[Bowie] went to Decca around the time I was doing “The Wizard.” He was into bombardiers then. Don’t you remember “The Little Bombardier”? He was very cockney then. I used to go round to his place in Bromley and he always played Anthony Newley records.
Marc Bolan, interview with Melody Maker, 12 March 1977.
Why was Bowie into bombardiers, anyway? Maybe the uniforms. Or maybe it was just a random obsession, the result of rummaging around in the past’s cupboard and grabbing a few shiny pieces. Perhaps it was just the delight in how the phrase sounded when sung—the way “lit-tle” is made by two tiny darts of the tongue against the roof of the mouth, while the “BOMB” in “bombardier,” hurled from the back of the throat, can be drawn out for grand effect.
The lyric: shabby old veteran lives sad and alone, then is rejuvenated when he spies two children. He buys them candy and presents, they love him. Shabby old veteran, suspected of being a pedophile, is then run out of town. Strings, piano, curtains. Bowie deliberately keeps the key detail vague—was the bombardier really a pedophile or the victim of mob injustice? His vocal, equally sympathetic and cold, discloses nothing.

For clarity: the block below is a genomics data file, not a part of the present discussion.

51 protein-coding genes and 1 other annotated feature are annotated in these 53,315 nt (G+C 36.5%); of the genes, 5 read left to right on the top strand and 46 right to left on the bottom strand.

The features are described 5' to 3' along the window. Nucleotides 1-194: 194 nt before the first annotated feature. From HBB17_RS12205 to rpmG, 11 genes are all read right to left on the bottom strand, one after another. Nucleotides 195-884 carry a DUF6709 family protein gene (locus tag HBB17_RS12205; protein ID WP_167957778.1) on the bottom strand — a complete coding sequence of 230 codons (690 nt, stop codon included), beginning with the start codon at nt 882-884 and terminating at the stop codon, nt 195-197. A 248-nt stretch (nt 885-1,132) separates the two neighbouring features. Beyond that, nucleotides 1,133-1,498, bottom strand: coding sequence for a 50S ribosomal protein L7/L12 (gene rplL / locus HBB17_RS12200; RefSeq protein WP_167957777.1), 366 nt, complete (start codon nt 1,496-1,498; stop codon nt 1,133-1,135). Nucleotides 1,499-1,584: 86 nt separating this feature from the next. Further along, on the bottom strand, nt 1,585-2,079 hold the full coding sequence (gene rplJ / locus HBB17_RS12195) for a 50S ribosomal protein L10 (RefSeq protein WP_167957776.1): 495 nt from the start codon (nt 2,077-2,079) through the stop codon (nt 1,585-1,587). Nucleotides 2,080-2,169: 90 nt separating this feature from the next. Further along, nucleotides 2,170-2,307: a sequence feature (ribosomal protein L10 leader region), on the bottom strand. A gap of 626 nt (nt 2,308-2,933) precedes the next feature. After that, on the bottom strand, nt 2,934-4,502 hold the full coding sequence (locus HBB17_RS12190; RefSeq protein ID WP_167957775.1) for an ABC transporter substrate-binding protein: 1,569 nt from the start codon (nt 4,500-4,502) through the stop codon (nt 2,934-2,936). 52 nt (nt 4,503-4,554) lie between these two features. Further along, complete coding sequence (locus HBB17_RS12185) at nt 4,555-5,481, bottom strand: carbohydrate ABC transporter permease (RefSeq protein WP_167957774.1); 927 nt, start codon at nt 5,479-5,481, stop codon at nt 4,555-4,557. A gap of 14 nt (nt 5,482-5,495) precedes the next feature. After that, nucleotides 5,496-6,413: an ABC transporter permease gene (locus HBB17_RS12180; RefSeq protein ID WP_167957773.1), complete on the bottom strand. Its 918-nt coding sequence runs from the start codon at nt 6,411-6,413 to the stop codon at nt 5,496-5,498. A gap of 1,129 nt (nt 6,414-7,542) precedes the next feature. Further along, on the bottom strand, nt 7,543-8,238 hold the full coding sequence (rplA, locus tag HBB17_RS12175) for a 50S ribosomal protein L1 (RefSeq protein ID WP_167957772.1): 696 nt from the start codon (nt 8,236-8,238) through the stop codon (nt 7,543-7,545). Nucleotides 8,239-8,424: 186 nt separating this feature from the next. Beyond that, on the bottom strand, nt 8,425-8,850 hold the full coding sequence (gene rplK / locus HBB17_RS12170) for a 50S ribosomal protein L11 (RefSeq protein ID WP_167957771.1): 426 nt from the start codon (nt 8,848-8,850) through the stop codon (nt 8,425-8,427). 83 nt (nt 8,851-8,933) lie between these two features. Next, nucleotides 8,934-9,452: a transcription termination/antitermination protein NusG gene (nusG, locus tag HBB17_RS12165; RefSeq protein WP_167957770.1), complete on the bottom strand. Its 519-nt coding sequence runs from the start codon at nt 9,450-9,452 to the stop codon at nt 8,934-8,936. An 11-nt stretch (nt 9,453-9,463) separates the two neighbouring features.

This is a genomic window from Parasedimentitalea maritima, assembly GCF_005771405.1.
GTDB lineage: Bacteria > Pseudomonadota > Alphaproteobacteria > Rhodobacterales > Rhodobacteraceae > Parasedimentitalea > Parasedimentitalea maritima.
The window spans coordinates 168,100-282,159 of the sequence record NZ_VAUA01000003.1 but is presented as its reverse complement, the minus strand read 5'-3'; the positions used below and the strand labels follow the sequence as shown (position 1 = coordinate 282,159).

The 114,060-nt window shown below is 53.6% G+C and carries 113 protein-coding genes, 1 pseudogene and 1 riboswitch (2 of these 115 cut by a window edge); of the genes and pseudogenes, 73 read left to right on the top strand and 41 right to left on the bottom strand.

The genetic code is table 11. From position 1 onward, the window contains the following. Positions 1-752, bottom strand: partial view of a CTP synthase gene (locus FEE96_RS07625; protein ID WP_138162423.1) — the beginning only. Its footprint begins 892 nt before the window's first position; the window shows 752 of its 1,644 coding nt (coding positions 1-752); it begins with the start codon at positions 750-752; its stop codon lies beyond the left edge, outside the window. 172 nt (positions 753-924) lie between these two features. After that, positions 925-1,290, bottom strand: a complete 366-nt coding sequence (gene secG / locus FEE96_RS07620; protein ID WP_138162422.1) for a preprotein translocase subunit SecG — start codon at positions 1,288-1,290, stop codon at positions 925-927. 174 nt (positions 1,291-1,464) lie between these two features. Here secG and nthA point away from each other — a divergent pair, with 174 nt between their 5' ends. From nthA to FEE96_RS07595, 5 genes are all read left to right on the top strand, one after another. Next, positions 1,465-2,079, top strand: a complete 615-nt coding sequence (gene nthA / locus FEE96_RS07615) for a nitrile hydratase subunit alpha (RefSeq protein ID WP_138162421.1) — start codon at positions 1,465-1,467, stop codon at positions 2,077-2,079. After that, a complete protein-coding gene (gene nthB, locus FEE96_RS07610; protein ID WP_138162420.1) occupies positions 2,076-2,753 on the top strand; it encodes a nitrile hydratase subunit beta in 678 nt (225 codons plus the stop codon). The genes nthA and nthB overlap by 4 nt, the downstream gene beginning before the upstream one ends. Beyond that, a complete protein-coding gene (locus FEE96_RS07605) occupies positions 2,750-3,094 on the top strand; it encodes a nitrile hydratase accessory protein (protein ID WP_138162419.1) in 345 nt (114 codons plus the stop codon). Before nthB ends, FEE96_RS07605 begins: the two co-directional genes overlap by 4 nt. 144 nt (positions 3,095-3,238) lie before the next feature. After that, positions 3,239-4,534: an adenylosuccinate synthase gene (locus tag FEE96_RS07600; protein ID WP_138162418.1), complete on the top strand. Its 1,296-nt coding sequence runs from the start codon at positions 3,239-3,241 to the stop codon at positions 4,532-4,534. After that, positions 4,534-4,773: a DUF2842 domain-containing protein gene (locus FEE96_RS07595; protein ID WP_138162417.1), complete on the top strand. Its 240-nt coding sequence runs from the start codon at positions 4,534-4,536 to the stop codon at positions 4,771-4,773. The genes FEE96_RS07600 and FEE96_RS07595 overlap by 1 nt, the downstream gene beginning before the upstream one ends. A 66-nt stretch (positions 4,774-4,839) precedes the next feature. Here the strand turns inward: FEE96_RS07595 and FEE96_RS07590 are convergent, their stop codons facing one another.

“Little Bombardier” is a waltz, one of two Bowie recorded in the same session. In 1966, using 3/4 waltz time was still an unusual choice for rock musicians, and here it’s an ironic commentary on the lyric: the character can’t cope in the modern world, so naturally his song is a throwback to Edwardian dance halls. The lushness of the arrangement—the sweep of strings, the trombone that drives the dance and also delivers a somber solo—seems to mock the coarseness of its title subject.
Recorded on 8 December 1966; on David Bowie. The BBC liked it enough to request that Bowie perform it during his first broadcast on Top Gear in late 1967.
Top photo: London, 1966 (photographer “Ralph46”).